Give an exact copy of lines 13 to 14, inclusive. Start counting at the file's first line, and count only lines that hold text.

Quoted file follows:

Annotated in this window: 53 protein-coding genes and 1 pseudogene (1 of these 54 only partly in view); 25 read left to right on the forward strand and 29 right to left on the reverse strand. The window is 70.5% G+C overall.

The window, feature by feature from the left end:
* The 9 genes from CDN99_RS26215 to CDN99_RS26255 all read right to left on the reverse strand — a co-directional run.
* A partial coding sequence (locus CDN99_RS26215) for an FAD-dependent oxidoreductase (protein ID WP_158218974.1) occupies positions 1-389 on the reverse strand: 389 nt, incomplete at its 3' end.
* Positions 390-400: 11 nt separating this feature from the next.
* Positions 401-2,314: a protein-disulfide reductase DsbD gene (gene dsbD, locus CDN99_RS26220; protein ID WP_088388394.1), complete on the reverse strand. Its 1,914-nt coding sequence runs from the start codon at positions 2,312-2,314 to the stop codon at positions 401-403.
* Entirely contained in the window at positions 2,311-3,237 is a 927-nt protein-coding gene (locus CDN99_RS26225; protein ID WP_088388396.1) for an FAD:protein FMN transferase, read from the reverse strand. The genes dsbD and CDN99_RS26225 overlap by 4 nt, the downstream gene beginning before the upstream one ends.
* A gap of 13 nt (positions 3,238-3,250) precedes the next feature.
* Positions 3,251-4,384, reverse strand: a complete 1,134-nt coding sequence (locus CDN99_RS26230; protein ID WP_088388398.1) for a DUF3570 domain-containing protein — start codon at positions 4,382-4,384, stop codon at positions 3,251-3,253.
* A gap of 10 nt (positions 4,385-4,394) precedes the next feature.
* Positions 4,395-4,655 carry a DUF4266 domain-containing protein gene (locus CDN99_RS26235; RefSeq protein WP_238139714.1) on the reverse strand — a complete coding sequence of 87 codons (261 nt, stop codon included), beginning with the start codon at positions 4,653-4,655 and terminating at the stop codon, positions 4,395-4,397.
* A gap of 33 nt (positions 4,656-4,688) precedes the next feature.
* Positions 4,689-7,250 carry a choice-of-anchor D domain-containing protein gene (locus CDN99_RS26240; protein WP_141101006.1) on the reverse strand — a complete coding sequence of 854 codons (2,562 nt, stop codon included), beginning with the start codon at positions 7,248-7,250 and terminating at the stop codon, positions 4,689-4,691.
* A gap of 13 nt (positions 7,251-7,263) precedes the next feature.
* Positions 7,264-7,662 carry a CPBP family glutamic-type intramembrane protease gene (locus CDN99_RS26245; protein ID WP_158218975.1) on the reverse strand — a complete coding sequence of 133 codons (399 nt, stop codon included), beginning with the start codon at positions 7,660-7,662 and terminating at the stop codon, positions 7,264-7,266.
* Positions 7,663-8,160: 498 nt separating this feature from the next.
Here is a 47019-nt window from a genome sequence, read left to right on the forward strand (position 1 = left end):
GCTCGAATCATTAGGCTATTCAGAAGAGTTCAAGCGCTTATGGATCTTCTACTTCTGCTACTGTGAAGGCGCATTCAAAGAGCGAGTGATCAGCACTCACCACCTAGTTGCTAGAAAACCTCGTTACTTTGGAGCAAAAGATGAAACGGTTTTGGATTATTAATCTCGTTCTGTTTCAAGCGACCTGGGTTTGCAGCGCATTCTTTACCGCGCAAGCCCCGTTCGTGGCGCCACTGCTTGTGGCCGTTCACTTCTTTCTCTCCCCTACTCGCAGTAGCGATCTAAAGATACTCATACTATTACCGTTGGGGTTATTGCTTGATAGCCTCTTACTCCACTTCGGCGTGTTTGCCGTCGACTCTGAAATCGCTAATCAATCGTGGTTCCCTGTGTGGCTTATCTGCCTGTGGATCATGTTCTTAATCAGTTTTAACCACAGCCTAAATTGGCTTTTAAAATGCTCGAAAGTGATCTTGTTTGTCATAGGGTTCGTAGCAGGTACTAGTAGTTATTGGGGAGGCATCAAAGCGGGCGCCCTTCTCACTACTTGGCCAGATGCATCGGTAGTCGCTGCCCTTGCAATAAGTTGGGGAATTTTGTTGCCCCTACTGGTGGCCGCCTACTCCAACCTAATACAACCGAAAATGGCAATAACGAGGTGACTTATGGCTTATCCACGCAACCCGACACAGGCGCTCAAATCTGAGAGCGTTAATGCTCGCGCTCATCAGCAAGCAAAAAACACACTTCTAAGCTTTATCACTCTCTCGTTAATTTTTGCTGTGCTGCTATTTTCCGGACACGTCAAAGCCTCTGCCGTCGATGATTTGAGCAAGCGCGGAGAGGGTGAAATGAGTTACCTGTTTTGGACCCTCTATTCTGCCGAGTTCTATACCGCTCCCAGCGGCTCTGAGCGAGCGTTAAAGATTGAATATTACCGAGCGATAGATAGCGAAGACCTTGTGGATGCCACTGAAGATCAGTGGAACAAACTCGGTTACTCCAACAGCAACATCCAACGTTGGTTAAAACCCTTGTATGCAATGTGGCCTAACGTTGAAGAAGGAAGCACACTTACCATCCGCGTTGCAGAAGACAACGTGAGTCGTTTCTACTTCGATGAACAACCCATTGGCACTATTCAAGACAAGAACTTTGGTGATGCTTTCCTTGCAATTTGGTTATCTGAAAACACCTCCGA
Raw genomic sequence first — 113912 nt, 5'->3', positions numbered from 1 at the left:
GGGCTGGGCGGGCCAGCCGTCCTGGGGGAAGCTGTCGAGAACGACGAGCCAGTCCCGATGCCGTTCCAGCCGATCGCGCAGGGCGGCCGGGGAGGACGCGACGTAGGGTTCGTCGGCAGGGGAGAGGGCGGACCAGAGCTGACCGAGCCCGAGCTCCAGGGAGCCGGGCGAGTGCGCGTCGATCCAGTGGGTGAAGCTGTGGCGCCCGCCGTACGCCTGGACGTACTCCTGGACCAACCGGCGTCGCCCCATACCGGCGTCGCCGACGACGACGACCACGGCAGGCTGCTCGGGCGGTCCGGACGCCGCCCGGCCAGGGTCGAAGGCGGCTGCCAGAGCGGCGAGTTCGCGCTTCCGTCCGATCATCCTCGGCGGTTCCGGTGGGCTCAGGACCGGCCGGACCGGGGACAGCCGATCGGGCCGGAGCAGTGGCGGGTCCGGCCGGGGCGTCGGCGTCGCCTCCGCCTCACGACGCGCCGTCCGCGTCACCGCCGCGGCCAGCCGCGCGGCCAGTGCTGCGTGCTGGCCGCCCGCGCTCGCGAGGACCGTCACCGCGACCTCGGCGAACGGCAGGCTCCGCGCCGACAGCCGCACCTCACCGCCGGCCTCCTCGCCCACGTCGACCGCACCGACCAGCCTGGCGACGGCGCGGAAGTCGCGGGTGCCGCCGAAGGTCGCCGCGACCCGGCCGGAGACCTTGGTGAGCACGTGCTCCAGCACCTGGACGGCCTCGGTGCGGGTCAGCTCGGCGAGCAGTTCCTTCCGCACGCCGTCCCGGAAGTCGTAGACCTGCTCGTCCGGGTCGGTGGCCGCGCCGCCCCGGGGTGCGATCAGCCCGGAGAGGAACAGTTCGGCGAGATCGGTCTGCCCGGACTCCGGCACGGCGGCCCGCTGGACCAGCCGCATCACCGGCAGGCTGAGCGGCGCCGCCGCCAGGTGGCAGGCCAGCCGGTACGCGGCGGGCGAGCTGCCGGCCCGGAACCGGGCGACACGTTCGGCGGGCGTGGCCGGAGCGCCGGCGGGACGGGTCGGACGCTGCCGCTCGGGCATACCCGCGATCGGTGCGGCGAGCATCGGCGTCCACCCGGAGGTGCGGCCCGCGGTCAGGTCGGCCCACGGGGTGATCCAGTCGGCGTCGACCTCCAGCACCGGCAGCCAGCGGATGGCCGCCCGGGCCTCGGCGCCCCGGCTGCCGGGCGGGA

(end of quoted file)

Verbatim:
* Positions 4,689-7,250 carry a choice-of-anchor D domain-containing protein gene (locus CDN99_RS26240; protein WP_141101006.1) on the reverse strand — a complete coding sequence of 854 codons (2,562 nt, stop codon included), beginning with the start codon at positions 7,248-7,250 and terminating at the stop codon, positions 4,689-4,691.
* A gap of 13 nt (positions 7,251-7,263) precedes the next feature.